Hong Kong’s schools have been advised to immediately suspend face-to-face teaching for one to two days while awaiting official confirmation in the event any staff or students preliminarily test positive for Covid-19.
The updated guidelines by the Education Bureau were issued on Friday, informing schools on how to handle any coronavirus-related situations, with face-to-face classes expected to resume in two phases on a half-day basis later this month. The Centre for Health Protection has advised schools to close for 14 days if they confirm any Covid-19 infections on campus.
Meanwhile, the fresh circular from the bureau offered specific suggestions for schools to follow should confirmed or preliminary cases emerge on campus during school hours.
It suggested that staff or students who had close contact with positive cases should be isolated immediately, while schools should disinfect classrooms and notify parents their children were being let off early.
“For safety reasons, the Education Bureau suggests that schools should suspend face-to-face teaching and activities for one to two days after seeking approval from the Incorporated Management Committee or School Management Committee,” the circular said.
In-school classes could only be resumed after the campus was thoroughly disinfected, it added, noting that schools must keep parents informed throughout the process.
Education minister Kevin Yeung Yun-hung announced on Monday that students entering Primary Five, Primary Six, Form Five and Form Six in the new academic year, as well as those starting primary or secondary school and their final year of kindergarten, would be the first back on campus starting on September 23.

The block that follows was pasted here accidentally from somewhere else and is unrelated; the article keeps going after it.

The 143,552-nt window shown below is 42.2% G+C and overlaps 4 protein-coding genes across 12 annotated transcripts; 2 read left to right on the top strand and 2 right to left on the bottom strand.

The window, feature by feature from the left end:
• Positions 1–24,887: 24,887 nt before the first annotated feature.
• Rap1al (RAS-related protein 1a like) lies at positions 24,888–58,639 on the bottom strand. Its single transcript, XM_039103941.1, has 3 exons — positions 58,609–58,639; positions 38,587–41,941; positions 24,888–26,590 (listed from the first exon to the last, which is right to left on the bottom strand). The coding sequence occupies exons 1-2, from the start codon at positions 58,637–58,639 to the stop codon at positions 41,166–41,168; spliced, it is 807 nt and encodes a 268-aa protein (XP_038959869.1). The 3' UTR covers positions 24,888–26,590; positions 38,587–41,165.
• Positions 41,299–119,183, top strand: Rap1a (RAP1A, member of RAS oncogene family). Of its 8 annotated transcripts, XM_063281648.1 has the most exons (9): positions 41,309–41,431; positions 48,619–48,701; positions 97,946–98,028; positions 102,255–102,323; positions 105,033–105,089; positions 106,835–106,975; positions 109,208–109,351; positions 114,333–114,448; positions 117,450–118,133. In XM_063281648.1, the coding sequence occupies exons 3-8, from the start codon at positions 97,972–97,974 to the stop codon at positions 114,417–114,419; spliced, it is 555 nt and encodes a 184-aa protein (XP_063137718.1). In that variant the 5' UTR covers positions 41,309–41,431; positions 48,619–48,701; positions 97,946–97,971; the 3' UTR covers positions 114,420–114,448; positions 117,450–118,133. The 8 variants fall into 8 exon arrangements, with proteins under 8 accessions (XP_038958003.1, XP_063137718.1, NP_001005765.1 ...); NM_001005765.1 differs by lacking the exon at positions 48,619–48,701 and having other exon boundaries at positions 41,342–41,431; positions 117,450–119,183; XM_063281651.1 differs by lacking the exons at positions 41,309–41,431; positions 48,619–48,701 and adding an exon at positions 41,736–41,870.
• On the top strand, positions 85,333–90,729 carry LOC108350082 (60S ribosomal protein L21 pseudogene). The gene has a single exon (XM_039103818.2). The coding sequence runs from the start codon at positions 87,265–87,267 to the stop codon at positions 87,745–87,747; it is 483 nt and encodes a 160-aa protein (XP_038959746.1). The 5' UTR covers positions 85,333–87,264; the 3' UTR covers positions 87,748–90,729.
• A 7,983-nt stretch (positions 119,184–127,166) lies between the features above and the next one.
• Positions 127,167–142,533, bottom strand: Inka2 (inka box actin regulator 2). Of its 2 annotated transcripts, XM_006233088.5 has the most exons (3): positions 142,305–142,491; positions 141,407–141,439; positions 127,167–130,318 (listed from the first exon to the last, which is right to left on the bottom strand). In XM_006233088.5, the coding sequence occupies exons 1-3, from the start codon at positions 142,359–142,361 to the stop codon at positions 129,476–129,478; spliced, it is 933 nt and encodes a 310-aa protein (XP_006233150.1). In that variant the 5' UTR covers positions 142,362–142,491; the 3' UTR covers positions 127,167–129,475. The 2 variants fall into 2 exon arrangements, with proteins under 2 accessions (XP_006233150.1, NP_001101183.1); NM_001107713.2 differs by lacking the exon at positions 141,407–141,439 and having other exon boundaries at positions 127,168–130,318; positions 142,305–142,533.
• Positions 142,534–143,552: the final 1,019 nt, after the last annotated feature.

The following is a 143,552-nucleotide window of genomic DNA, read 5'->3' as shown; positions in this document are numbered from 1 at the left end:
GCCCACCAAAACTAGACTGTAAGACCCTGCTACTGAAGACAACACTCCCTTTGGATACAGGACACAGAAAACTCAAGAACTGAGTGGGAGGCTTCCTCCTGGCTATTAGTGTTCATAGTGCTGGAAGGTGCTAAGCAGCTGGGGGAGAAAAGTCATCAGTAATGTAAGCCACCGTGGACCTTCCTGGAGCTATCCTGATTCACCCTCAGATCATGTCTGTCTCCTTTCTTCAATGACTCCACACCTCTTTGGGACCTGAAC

They will be followed on September 29 by pupils from Form Two through Form Four, Primary Two through Primary Four, and kindergarten children in K1 and K2.
Kindergartens should arrange students to leave schools in batches to avoid gatherings of large numbers of parents at the exits of the school premises, according to the guidelines.
During class, students should keep at least one metre apart, and avoid sitting face to face. Schools should also arrange for them to use shared facilities, including washrooms and book corners, separately to minimise risks of infection.
Young students are advised to wear face masks and keep their distance not only in classrooms, but also when carrying out physical and musical activities. But schools should also consider “practical situations” to determine whether they must wear masks.
“If children do not wear masks while taking naps, kindergartens should ensure that they do not talk to each other with their masks off and keep a distance from others if possible,” the circular read.
The bureau urged schools to consult them on a case-by-case basis, while the Centre for Health Protection would offer specific advice when needed.
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